Empty Room Marketing

by Nicholas Scalice on March 9, 2012

Empty Room Marketing

What is the only thing worse than not having a social media presence for your brand? Having a social media presence and not engaging with and responding to your audience. I call this empty room marketing, as your audience is pretty much stuck in an empty room, devoid of any type of two-way brand interaction.

Nevertheless, this is something I see happening all the time on Facebook, Twitter and other social platforms. Brands of all sizes are claiming their digital space, spending the time and money to set up their pages and then, the lights go dim. Worse yet, they keep pushing their own updates, without ever taking the time to respond to a single comment.

They basically allow their fans and followers to run wild on the page, many of whom are simply looking for basic answers, feedback  or customer service from the brand. And what do they get in return? Not even a hint that the brand is listening to them.

In my opinion, this is one of the biggest and most costly mistakes you could make with your social media campaign. Heck, if you’re doing this, then I don’t even think you should be calling it a social media campaign. For it truly to be social media, you need to spend more time listening and responding to your audience than anything else.

It appears that I’m not alone in my reasoning. Several social media ninjas agree that allowing your fans and followers to talk into an empty room is bad for business.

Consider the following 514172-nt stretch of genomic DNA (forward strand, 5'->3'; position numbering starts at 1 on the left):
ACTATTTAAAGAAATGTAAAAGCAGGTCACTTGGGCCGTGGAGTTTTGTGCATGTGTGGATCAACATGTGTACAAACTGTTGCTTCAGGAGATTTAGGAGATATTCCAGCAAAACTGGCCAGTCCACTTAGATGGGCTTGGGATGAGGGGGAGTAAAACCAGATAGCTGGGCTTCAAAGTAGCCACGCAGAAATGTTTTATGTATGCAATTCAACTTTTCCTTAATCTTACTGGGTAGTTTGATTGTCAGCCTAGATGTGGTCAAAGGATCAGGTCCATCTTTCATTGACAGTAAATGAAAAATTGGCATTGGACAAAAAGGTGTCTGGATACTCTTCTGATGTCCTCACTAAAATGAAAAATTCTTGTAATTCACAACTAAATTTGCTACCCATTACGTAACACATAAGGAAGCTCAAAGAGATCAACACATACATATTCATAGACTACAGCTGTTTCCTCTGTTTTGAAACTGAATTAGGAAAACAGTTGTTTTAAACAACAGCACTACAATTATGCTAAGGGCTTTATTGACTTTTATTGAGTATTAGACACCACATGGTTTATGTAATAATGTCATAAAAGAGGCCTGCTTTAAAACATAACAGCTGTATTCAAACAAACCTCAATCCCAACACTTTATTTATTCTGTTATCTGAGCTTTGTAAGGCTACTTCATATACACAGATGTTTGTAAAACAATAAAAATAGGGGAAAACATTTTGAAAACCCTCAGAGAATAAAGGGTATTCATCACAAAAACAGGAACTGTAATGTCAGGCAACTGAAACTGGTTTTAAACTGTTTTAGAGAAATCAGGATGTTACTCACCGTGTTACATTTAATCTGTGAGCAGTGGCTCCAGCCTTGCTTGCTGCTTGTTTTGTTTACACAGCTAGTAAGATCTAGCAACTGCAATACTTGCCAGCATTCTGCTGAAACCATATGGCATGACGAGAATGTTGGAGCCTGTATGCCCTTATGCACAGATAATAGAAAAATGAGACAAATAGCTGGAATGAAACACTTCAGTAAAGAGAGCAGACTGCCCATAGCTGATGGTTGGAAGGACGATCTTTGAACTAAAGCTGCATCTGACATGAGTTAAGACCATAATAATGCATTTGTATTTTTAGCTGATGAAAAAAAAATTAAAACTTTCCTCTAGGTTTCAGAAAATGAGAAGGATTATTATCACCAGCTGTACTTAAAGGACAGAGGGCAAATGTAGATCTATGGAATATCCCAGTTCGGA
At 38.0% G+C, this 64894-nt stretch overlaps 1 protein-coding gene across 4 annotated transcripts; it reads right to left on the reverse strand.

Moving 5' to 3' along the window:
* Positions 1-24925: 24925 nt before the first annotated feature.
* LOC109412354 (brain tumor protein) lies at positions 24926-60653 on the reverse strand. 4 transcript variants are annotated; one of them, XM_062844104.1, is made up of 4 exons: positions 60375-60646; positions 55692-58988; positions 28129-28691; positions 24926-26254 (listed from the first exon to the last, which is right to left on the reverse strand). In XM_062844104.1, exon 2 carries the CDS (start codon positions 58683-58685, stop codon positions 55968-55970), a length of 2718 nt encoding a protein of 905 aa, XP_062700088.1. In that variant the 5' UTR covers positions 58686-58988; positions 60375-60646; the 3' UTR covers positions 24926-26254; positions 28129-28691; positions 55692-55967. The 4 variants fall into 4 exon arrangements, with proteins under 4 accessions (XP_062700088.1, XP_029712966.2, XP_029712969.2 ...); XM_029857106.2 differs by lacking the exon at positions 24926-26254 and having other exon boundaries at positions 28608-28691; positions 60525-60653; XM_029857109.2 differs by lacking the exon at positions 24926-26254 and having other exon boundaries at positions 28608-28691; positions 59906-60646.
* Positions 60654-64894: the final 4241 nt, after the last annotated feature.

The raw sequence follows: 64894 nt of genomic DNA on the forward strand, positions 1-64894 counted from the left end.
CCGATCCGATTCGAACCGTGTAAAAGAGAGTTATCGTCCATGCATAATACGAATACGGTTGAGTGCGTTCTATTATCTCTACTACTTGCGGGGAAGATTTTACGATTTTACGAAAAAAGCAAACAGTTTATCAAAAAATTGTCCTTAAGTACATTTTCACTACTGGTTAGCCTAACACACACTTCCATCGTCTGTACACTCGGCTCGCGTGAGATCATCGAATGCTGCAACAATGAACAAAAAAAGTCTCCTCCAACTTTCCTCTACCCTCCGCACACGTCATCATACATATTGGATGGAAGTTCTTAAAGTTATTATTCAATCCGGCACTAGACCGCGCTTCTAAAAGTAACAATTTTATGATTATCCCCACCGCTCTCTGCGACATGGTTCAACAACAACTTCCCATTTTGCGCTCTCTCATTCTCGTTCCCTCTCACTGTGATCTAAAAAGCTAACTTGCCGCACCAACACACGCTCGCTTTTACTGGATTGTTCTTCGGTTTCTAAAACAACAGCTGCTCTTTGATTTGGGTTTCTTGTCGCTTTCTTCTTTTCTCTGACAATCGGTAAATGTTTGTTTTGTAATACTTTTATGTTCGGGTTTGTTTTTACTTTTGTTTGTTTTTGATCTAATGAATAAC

As Socialbakers CEO Jan Rezab puts it, “If you want to be social and enter social media, then be social and talk to your fans, have them ask questions, do customer care there if necessary.”

Furthermore, Rezab points out that according to his research, 95% of Facebook wall posts are not responded to by brands! Wow! Why do these brands even have Facebook pages then?

Of course, we have to be realistic here. Due to the amount of activity on some pages, you might not have time to respond to every inquiry. But guess what? I’m not asking you to respond to every inquiry in that case. Just respond to enough of your fans and followers so that if I were to visit your page for five seconds, I could tell that you are listening.

You should want to do this. You should want to keep the conversation going between your brand and your audience. Don’t let all of the other hard work you did go to waste. Take the time to respond to your audience, plain and simple.

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Nicholas Scalice

Founder at FastBlink
A native of Boca Raton, Florida, Nicholas founded FastBlink in 2009. He has a diverse background in direct sales, affiliate marketing, domain name investing and content marketing.

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